Despite being heavily outspent, GOP challenger Rob Turner parlayed bad news about Property Appraiser Ron Alderman into a narrow lead over the incumbent Tuesday night.
"I'm thrilled," Turner said from a cramped Holiday Inn suite in downtown Tampa as supporters wearing yellow shirts emblazoned with "Rob will do the job" milled about.
"I've always been the underdog," Turner said. "I'm encouraged about Hillsborough voters who want a positive change,"
A nervous Alderman twirled his watch and ignored well-wishers as he watched election results on a big-screen TV at his West Shore headquarters. The mood grew somber when Turner moved ahead by about 2 percentage points late Tuesday.
Gloria Pineda, one of Alderman's highest department heads, mumbled, "I'm gonna die."
"The reason the race is so close is that I have been running against the media, not against a person," Alderman said in an interview on WFTS-Ch. 28.
Alderman's general counsel, Steve Anderson, called the election a race "against the St. Petersburg Times," a reference to a series of investigative stories about the property appraiser.
A former bank executive and Republican who moved to Tampa five years ago, Turner, 45, campaigned against Alderman by publicizing embarrassing headlines aimed at Alderman's office. He offered himself as an alternative to the "favoritism, mismanagement and bumbling" he said had marked Alderman's tenure.
Alderman, 45, a Plant City Democrat, fought back with big money, persistent questioning of Turner's background and a recitation of his reforms.
Alderman was the leading spender among candidates for countywide office. With more than $188,837 poured into media advertising and hundreds of red, white and blue signs, Alderman outspent Turner by 6-to-1.
Alderman tried to raise doubts about Turner's private business background, referring to him as "the phantom candidate."
Alderman tried to emphasize the technology he'd brought to the office, such as electronic mapping and an Internet web site that contains the county's tax roll.
But for every innovation, Turner found a new headline that suggested Alderman was inept and parochial as an administrator. Recent news stories _ ones Anderson called "nightmares" _ showed Alderman handing out summer jobs to employees' relatives, hiring a top aide who used phony credentials, paying some of the highest legal bills in Florida and supervising a staff that apparently violated ethics laws by obtaining a secret list of state audit numbers.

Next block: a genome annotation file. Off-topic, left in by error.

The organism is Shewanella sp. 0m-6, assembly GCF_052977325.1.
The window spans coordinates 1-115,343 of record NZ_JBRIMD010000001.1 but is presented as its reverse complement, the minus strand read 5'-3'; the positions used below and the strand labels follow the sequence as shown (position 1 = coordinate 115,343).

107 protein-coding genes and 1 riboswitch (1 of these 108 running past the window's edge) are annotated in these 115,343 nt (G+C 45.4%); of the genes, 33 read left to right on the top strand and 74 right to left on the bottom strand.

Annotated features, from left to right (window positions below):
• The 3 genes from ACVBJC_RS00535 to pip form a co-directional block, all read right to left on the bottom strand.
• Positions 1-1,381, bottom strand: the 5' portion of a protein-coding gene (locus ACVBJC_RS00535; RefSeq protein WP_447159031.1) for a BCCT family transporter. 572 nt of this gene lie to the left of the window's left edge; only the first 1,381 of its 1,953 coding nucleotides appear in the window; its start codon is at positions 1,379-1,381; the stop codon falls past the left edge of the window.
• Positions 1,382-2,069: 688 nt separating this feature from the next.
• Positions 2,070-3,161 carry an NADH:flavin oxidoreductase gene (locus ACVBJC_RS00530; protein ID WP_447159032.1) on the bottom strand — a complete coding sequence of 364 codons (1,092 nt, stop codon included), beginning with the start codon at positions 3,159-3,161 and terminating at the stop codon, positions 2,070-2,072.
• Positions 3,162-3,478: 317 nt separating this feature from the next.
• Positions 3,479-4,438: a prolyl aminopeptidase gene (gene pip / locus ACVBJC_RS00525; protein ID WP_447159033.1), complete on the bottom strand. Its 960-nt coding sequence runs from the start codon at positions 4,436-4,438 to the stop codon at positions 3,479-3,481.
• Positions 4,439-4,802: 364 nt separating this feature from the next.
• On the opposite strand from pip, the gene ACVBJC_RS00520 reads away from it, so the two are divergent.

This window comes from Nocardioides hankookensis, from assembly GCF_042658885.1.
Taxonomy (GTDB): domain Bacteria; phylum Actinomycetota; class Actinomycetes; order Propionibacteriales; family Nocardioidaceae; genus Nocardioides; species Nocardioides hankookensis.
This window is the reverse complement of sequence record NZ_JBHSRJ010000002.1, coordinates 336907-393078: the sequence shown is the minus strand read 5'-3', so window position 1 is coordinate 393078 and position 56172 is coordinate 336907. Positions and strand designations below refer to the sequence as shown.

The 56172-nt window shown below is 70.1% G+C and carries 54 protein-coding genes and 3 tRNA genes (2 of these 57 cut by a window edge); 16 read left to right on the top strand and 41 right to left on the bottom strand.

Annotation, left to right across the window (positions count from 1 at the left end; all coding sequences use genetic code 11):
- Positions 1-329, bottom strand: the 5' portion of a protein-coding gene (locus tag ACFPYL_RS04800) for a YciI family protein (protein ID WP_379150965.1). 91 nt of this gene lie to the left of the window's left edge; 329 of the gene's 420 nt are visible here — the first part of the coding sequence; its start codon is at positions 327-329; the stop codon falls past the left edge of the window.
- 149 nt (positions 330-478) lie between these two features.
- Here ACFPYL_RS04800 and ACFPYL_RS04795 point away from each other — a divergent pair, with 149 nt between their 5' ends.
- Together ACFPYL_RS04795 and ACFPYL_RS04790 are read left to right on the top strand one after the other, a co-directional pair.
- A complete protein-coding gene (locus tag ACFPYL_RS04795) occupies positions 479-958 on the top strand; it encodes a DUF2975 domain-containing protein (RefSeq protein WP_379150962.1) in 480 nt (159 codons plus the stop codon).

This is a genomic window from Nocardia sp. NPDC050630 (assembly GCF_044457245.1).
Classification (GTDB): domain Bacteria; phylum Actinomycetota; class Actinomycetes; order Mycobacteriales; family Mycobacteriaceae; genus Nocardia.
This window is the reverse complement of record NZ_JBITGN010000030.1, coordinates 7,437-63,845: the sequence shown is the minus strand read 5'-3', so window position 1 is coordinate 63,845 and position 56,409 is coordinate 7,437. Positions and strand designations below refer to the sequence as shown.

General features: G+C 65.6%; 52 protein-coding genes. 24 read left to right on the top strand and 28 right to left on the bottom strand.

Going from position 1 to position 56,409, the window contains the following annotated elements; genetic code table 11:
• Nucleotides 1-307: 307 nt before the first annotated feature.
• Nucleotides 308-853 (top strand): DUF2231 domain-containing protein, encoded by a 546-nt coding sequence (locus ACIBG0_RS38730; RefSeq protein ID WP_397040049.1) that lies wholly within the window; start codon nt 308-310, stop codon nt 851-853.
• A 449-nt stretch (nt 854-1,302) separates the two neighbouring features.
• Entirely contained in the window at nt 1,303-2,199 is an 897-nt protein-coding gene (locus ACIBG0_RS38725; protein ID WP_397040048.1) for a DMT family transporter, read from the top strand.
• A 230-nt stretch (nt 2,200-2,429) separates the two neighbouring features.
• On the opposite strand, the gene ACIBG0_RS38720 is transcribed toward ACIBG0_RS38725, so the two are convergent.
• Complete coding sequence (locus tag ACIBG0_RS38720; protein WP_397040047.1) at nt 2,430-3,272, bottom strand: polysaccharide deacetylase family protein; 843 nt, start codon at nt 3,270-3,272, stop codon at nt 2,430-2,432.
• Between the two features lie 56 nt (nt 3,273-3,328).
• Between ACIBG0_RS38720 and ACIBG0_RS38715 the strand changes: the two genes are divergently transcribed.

Alderman was an improbable winner in 1988, in his only other campaign for elected office, when he capitalized on taxpayer discontent about increased assessments to beat his old boss, Alton "Bud" Parker.
Alderman was re-elected without opposition in 1992 but had little time to celebrate. First, WFLA-Ch. 8 broadcast videotape of Alderman bar-hopping during business hours.
Then a Times news story linked him to reputed mobster Joe DiGerlando, a big contributor who got tax breaks because of an illegal assessment method used by Alderman's office.
A state investigation ensued, turning the property appraiser's office inside-out for more than a year. Alderman was finally cleared of all wrongdoing, but his office was criticized for failing to assess 30,000 properties, for shoddy record-keeping and using the assessment method that benefited DiGerlando and other Alderman associates.
During the investigation, Alderman swore off booze, retained politically savvy attorney Steve Anderson to keep him out of trouble, hired a college professor to help restructure his office, and embarked on an era of personal and professional reform.
But the close race Tuesday suggested some of those troubles hadn't faded from public memory.
_ Times correspondent Amy Herdy contributed to this story.